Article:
Sunday, May 6, 2012

Design Patterns: Understand Your Tools

This past week, I had an email discussion with a colleague regarding a particular design pattern.  He came across a recommendation to use the Strategy pattern in a particular situation, and he didn't see the benefit of the recommendation (framed in his many years of experience).  It was clear from the sample code that he sent me that he understood the solution to the pattern, but he needed some help with some other areas.

Understand the Benefits of the Pattern
Design patterns describe a problem in our environment and the core of a solution to that problem (paraphrasing Christopher Alexander -- see Learn the Lingo: Design Patterns for the actual quote).  It is important that we understand the problem that the pattern is trying to solve.  Many times, patterns help us with the S.O.L.I.D. principles.  These principles from Robert C. Martin (a.k.a. Uncle Bob) are guidelines to help us create well-designed objects and are considered to be high on the list of best practices.  I'd recommend any developer working in an OO language to take some time to study these principles.

When we took a closer look at the Strategy pattern (or more specifically, the sample implementation), we found that by using the pattern, we would be following the Single Responsibility Principle, the Open-Closed Principle, and the Dependency Inversion Principle (the "S", "O", and "D" of the S.O.L.I.D. principles).

But this does not determine whether we should be using the pattern.

Understand the Costs of the Pattern
Everything has trade-offs; design patterns are no different.  The problem is that when we're looking for solutions (whether on-line, through colleagues, or in training) the costs of patterns are often not discussed.  This is generally where we need to start digging a little deeper.

When talking about costs, sometimes it is simply added complexity to our system.  Sometimes, there is a side effect that we need to write some additional code to mitigate.  The costs are not always "show stoppers".  In fact, they generally are not.  What's important is to determine whether we are willing to undertake those costs in order to get the benefits.

In the case of the Strategy pattern, two of the costs that affected our situation were that (1) Clients must be aware of the different Strategies and (2) Increased number of objects.

Here's the Problem
Often, we'll come across recommendations like "This is a great place to use a Factory Method" or "Inversion of Control would be good here".  These recommendations often include the benefits that we would get from the pattern in a particular situation.  What is generally lacking, though, is any discussion about the costs of the pattern.  This is where we need to do a bit of research on our own.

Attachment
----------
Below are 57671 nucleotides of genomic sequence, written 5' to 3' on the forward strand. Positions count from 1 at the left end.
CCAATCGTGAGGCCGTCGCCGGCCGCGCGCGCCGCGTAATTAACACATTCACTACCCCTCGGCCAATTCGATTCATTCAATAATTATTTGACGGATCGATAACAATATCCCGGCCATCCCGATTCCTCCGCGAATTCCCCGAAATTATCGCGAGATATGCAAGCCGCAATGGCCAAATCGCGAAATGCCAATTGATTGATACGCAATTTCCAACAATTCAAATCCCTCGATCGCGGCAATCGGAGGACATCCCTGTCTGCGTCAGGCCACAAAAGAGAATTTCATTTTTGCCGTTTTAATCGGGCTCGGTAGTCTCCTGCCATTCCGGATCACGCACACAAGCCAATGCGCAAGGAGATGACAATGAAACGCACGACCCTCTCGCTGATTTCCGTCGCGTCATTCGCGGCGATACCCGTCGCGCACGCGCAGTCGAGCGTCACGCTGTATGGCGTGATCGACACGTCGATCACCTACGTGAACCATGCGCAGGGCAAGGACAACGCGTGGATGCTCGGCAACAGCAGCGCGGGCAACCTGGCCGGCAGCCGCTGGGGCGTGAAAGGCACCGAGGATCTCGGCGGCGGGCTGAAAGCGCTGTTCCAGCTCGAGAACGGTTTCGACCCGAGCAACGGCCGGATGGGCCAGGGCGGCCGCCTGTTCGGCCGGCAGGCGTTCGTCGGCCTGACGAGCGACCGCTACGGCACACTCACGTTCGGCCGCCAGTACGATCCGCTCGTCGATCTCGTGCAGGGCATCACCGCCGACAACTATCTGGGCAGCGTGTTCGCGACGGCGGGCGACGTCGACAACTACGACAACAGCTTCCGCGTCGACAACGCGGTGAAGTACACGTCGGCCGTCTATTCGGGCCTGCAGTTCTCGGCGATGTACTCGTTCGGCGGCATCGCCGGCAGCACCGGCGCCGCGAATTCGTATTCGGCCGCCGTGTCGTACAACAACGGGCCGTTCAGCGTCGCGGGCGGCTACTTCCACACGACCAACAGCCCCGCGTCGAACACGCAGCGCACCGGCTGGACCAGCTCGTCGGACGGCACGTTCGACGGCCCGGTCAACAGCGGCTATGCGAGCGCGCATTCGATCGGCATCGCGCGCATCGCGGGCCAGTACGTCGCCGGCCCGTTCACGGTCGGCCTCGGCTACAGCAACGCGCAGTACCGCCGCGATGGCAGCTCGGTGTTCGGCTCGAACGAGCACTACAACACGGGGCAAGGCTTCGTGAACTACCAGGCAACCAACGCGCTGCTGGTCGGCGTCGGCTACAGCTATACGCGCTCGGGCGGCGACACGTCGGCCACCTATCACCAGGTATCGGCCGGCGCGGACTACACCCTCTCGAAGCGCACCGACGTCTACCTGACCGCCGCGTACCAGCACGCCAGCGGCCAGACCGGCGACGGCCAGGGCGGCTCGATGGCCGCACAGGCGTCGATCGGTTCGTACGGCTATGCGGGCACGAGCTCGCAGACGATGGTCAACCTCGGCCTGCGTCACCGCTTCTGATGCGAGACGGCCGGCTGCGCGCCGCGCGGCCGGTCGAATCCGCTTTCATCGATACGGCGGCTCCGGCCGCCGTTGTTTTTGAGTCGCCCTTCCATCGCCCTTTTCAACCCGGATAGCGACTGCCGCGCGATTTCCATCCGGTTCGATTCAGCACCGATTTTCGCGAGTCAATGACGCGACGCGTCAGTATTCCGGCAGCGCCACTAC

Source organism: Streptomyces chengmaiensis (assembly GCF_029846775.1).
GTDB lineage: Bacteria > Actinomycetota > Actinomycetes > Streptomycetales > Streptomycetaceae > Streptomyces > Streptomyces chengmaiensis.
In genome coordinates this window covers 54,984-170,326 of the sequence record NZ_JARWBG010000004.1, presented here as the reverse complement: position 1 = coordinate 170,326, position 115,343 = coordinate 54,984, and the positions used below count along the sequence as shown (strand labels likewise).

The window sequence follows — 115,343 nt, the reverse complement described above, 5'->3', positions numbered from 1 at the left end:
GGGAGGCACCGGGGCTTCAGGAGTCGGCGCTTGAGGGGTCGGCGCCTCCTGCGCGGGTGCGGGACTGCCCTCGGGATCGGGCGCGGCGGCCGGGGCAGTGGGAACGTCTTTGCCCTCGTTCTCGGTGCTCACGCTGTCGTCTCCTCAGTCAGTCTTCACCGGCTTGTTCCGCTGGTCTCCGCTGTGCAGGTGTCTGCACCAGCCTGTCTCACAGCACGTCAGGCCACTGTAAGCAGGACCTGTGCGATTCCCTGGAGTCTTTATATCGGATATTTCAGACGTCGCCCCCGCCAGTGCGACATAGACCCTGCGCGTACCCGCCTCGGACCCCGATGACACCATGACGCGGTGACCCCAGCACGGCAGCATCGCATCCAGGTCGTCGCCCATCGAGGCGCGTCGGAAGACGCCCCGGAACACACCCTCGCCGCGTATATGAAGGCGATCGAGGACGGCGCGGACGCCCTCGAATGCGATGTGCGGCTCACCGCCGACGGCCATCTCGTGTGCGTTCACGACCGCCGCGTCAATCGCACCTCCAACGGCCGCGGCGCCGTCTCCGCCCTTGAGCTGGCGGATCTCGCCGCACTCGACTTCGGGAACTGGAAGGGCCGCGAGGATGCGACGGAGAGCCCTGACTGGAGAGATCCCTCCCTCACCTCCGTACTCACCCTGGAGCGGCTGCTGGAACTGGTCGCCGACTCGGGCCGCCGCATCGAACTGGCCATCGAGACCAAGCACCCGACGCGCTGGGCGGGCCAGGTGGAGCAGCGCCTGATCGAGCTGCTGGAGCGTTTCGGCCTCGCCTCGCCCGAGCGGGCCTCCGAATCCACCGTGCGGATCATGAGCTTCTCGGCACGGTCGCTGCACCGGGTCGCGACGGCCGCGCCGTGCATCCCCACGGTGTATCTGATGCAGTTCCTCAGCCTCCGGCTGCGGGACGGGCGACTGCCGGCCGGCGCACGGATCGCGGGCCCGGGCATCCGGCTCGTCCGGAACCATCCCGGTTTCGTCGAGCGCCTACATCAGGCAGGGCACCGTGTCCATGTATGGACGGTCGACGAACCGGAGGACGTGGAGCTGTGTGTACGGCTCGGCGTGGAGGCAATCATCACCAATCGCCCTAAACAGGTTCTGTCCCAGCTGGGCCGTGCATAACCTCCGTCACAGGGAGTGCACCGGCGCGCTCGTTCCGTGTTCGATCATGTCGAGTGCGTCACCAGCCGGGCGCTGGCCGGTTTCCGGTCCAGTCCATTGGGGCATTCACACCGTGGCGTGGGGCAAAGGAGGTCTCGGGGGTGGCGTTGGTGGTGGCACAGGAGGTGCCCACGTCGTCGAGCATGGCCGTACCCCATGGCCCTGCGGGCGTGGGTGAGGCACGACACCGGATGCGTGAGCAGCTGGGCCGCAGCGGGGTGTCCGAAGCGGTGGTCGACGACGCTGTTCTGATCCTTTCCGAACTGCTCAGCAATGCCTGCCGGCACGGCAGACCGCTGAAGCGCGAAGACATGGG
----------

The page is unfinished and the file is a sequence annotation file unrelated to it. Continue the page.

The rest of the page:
There are tons of good resources for design patterns that do go through the benefits and costs.  One good book is Agile Principles, Patterns, and Practices in C# by Robert C. Martin and Micah Martin.  Martin and Martin take a look at a set of design patterns in the context of actual application scenarios.  And sometimes the recommendation is that a particular pattern may not be appropriate.  Here's a quote from a section that looks at the Template Method pattern:
"Design patterns are wonderful things.  They can help you with many design problems.  But the fact that they exist does not mean that they should always be used.  In this case, Template Method was applicable to the problem, but its use was not advisable.  The cost of the pattern was higher than the benefits it yielded."

Understand Your Tools
Ultimately, Design Patterns are tools for our toolbox.  We don't need to use a particular tool for every job.  We won't use all of the tools for a particular job.  The key is that we understand our tools: what they are good for and what we need to be careful of.

If we do not understand the benefits of a design pattern, then we may end up applying that pattern in a situation where we do not get the benefits.  In that situation, we only get the costs with no benefit -- a very bad design decision.

Conversely, if we do not understand the costs of a design pattern, then we may end up applying that pattern in situations where it is not warranted.  We end up getting the costs whether we know about them or not, and we may find that we've backed ourselves into a corner and have to deal with side effects that we were not expecting.

One more thing to consider if you are working in a team environment: If you determine that the use of a particular pattern is appropriate in your project, make sure that all of the team members understand the pattern.  If they do not understand the pattern, then you have 2 choices: (1) don't use the pattern, or (2) teach the pattern to the other developers.  My preference is always to improve the knowledge of other developers.  That way, you can grow as a team, and you won't have to make the same decision on the next project.

Ultimately, in my discussion with my colleague, we both left with a better understanding of the Strategy pattern.  And even though we may not use it in our next projects, we know where it is in the toolbox.

To wrap things up, I'll point to a blog post from Rocky Lhotka: On the Use and Misuse of Design Patterns.  Rocky's post has enough important points that I go back and re-read it periodically; you should, too.

Happy Coding!

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